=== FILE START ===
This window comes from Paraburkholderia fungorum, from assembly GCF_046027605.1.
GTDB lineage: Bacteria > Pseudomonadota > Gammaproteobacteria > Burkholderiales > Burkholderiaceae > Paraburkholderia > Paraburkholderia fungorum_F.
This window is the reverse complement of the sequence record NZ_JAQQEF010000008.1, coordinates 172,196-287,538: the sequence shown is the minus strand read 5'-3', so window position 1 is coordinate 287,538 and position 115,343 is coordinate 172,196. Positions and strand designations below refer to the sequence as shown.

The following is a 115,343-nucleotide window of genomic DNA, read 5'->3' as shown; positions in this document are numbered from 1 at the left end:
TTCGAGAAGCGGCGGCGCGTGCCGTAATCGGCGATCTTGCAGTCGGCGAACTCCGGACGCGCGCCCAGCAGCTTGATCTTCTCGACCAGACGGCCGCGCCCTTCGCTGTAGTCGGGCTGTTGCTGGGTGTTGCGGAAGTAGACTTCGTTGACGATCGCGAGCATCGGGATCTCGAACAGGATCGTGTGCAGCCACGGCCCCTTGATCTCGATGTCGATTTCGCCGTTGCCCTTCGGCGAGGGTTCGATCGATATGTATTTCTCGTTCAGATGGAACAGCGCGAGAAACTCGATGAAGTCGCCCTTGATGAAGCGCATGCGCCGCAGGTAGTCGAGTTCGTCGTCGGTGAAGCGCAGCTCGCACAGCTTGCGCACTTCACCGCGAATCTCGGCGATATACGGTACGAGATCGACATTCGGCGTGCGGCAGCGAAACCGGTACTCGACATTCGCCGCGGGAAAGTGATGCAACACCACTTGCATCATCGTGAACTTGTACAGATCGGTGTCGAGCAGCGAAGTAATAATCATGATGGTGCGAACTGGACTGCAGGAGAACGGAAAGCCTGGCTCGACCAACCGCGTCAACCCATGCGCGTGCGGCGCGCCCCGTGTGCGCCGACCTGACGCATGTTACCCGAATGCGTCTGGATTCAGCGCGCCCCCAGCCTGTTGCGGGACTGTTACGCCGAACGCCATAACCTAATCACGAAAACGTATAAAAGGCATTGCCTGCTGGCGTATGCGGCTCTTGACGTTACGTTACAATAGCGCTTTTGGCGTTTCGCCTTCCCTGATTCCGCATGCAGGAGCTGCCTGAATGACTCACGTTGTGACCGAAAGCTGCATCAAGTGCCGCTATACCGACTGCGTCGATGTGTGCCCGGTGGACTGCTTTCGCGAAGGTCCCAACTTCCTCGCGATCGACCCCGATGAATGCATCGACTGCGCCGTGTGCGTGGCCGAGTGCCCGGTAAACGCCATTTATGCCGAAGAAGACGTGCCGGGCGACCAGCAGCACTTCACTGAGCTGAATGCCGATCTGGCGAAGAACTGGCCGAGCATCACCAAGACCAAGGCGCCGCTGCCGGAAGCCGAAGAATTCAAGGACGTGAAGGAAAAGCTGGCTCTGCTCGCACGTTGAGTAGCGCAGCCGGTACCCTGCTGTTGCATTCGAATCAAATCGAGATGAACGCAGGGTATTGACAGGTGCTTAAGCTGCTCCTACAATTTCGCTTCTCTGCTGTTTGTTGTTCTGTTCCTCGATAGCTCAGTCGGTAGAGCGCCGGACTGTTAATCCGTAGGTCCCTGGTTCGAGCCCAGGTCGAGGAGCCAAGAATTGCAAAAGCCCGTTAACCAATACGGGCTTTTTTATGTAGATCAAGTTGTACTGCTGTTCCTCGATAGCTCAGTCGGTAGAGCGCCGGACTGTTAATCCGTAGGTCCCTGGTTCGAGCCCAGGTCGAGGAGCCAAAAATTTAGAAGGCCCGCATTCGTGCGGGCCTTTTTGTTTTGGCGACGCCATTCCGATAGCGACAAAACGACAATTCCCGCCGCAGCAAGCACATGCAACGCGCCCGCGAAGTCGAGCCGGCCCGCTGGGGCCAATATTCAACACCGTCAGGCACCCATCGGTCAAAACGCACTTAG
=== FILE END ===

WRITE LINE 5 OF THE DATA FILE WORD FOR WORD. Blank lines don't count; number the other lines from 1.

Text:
TTCGAGAAGCGGCGGCGCGTGCCGTAATCGGCGATCTTGCAGTCGGCGAACTCCGGACGCGCGCCCAGCAGCTTGATCTTCTCGACCAGACGGCCGCGCCCTTCGCTGTAGTCGGGCTGTTGCTGGGTGTTGCGGAAGTAGACTTCGTTGACGATCGCGAGCATCGGGATCTCGAACAGGATCGTGTGCAGCCACGGCCCCTTGATCTCGATGTCGATTTCGCCGTTGCCCTTCGGCGAGGGTTCGATCGATATGTATTTCTCGTTCAGATGGAACAGCGCGAGAAACTCGATGAAGTCGCCCTTGATGAAGCGCATGCGCCGCAGGTAGTCGAGTTCGTCGTCGGTGAAGCGCAGCTCGCACAGCTTGCGCACTTCACCGCGAATCTCGGCGATATACGGTACGAGATCGACATTCGGCGTGCGGCAGCGAAACCGGTACTCGACATTCGCCGCGGGAAAGTGATGCAACACCACTTGCATCATCGTGAACTTGTACAGATCGGTGTCGAGCAGCGAAGTAATAATCATGATGGTGCGAACTGGACTGCAGGAGAACGGAAAGCCTGGCTCGACCAACCGCGTCAACCCATGCGCGTGCGGCGCGCCCCGTGTGCGCCGACCTGACGCATGTTACCCGAATGCGTCTGGATTCAGCGCGCCCCCAGCCTGTTGCGGGACTGTTACGCCGAACGCCATAACCTAATCACGAAAACGTATAAAAGGCATTGCCTGCTGGCGTATGCGGCTCTTGACGTTACGTTACAATAGCGCTTTTGGCGTTTCGCCTTCCCTGATTCCGCATGCAGGAGCTGCCTGAATGACTCACGTTGTGACCGAAAGCTGCATCAAGTGCCGCTATACCGACTGCGTCGATGTGTGCCCGGTGGACTGCTTTCGCGAAGGTCCCAACTTCCTCGCGATCGACCCCGATGAATGCATCGACTGCGCCGTGTGCGTGGCCGAGTGCCCGGTAAACGCCATTTATGCCGAAGAAGACGTGCCGGGCGACCAGCAGCACTTCACTGAGCTGAATGCCGATCTGGCGAAGAACTGGCCGAGCATCACCAAGACCAAGGCGCCGCTGCCGGAAGCCGAAGAATTCAAGGACGTGAAGGAAAAGCTGGCTCTGCTCGCACGTTGAGTAGCGCAGCCGGTACCCTGCTGTTGCATTCGAATCAAATCGAGATGAACGCAGGGTATTGACAGGTGCTTAAGCTGCTCCTACAATTTCGCTTCTCTGCTGTTTGTTGTTCTGTTCCTCGATAGCTCAGTCGGTAGAGCGCCGGACTGTTAATCCGTAGGTCCCTGGTTCGAGCCCAGGTCGAGGAGCCAAGAATTGCAAAAGCCCGTTAACCAATACGGGCTTTTTTATGTAGATCAAGTTGTACTGCTGTTCCTCGATAGCTCAGTCGGTAGAGCGCCGGACTGTTAATCCGTAGGTCCCTGGTTCGAGCCCAGGTCGAGGAGCCAAAAATTTAGAAGGCCCGCATTCGTGCGGGCCTTTTTGTTTTGGCGACGCCATTCCGATAGCGACAAAACGACAATTCCCGCCGCAGCAAGCACATGCAACGCGCCCGCGAAGTCGAGCCGGCCCGCTGGGGCCAATATTCAACACCGTCAGGCACCCATCGGTCAAAACGCACTTAG